How do you know you’re getting a good rate on the LTL freight you ship? It all comes down to the freight class of what you are shipping. What is freight class? How is it measured? Why is it important in the shipping industry? It seems like a complicated issue, but once you understand the basics of freight classification it becomes a much easier concept to grasp. It’s important to get the freight class of your freight correct the first time. Doing so will allow you to negotiate the best rates for your LTL shipping.
These are the basics of freight class and how you can use them to create a more cost-efficient LTL plan.
What is freight class?
Freight class, also known as National Motor Freight Classification (NMFC), is a classification standard that assists in the grouping of freight for shipping. It was developed by the National Motor Freight Traffic Association and is used as a pricing metric for carriers, especially in LTL shipping.
Freight classes are important for LTL shippers because of the nature of the shipping method. LTL shippers haul freight for multiple clients at the same time, and this freight is often a mixture of items that weigh different amounts and take up different amounts of space on a trailer. In order to create a more predictable pricing standard for this type of shipping, freight classifications are used to group similar types of freight together in different price levels, or classes.
How are freight classes measured?
Determining the freight class of a piece of freight takes many factors into account, including these items:
- Ease of handling
Why not simply use size and weight? Because they are not the most accurate ways to calculate how much it will cost a carrier to haul the freight.
Density (how much space the item takes up relative to its weight) is used because it accounts better for both the dimensions of the object and its weight. Not all large items are heavy, and not all small items are light. Carriers need to not only take into consideration what they can fit on their trailer, they also have weight limitations of their vehicle as enforced by the Department of Transportation. Freight density is measured in pounds per cubic foot (PCF). The lower the PCF, the lower the freight class.
About Ease of Handling
Ease of handling takes into consideration how fragile an item is, how irregular its shape, and if the item is hazardous or not, among other considerations. In short, what kind of special handling does the item need? How hard is it to load/unload? Will it need to be kept under certain conditions? Is it dangerous? All of these things will impact the freight classification and price of shipping an item.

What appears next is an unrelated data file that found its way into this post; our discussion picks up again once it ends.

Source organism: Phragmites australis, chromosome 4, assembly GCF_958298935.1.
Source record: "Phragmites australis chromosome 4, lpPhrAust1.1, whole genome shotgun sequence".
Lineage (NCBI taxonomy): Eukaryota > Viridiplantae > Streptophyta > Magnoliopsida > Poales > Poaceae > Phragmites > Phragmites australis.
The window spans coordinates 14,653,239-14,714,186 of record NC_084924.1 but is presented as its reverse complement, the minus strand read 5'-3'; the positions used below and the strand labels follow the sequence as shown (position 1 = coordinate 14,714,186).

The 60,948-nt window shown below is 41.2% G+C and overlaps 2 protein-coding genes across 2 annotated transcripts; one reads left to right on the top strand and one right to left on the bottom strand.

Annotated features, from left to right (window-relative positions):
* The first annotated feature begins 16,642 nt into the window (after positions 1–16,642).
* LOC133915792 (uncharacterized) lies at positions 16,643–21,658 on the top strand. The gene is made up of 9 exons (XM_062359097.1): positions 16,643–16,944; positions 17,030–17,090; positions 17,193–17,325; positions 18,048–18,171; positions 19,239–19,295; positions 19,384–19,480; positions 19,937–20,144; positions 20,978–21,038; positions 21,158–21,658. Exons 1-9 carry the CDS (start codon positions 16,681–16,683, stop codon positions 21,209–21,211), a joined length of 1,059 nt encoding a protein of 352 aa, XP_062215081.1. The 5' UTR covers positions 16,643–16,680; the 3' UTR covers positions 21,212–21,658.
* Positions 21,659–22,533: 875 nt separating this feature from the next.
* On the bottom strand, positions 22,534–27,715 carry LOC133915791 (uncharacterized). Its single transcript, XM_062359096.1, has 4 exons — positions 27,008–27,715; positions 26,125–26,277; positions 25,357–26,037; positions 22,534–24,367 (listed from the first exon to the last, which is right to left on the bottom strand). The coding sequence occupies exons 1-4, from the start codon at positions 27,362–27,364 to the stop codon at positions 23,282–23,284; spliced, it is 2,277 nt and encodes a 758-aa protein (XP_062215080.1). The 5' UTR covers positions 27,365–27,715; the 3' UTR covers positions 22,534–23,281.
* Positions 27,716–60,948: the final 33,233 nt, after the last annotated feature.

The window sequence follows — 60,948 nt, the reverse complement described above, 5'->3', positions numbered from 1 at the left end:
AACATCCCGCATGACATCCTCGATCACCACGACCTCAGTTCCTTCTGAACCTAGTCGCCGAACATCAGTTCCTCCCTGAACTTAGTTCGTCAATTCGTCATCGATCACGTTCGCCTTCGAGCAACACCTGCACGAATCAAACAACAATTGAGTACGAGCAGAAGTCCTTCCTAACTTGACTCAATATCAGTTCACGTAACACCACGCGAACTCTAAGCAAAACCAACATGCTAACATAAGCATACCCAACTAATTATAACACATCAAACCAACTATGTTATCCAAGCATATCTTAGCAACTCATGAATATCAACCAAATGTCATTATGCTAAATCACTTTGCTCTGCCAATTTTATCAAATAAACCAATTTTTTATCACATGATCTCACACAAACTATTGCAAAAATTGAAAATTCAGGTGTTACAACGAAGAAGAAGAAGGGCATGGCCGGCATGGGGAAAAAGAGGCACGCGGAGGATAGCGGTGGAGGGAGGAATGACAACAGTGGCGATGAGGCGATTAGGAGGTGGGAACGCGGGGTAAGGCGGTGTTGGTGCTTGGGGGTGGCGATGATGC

Stowability refers to federal regulations in terms of what items can be hauled together. It’s linked to ease of handling in that it refers to the hazardousness and irregular shape of the freight. Some freight can be stacked, meaning carriers can carry more of it. Other types of freight cannot, meaning it will be placed into a more expensive freight classification because it takes up more (cubic) space in the trailer. Federal regulations and certain carrier policies will dictate what items can be transported together.
Liability refers to many things:
- How likely the freight is to be targeted for theft (how often is it reported stolen?)
- How valuable the freight is
- If the freight is perishable
- Does the freight come with a high risk of damage?
- How likely is the freight to damage other items while in transit
All of these types of freight come with distinct liabilities that increase the risk of hauling them. The more liability that is associated with the items, the higher the freight classification will be.
Finding the right freight class
As of 2022, there are a total of 18 freight classes that range from Class 55 to Class 500. Class 55 is the lowest costing freight classification and generally refers to freight with a weight range of over 50 lbs (per cubic foot). Class 500 is the highest and most expensive class with a weight range of less than 1 lb (per cubic foot).
To estimate your freight class, follow these steps:
- Measure its dimensions in inches (length, width, and height) and multiply the numbers together to get the volume (in3)
- Convert to cubic feet by dividing the volume by 1,728. This will give you the volume in ft3
- Weigh the freight in lbs
- Divide the weight of the freight by the volume (in ft3) to get its density (PCF)
The equation to follow for density (PCF) is PCF = weight/ft3. Once you know the PCF, you can use the freight classification chart provided by the NMFC to find your estimated freight calculation. This will allow you to better plan for your LTL shipping in the future.
Find a 3PL to help
At King Solutions, we partner with shippers to help them optimize their LTL shipping through proper freight classification, and by linking them up with reliable carriers who offer competitive rates. We can help you calculate the proper classification of your freight the first time, helping you get it from point A to B with ease. Need help with LTL shipping or freight classification? Get in touch with us today to talk solutions!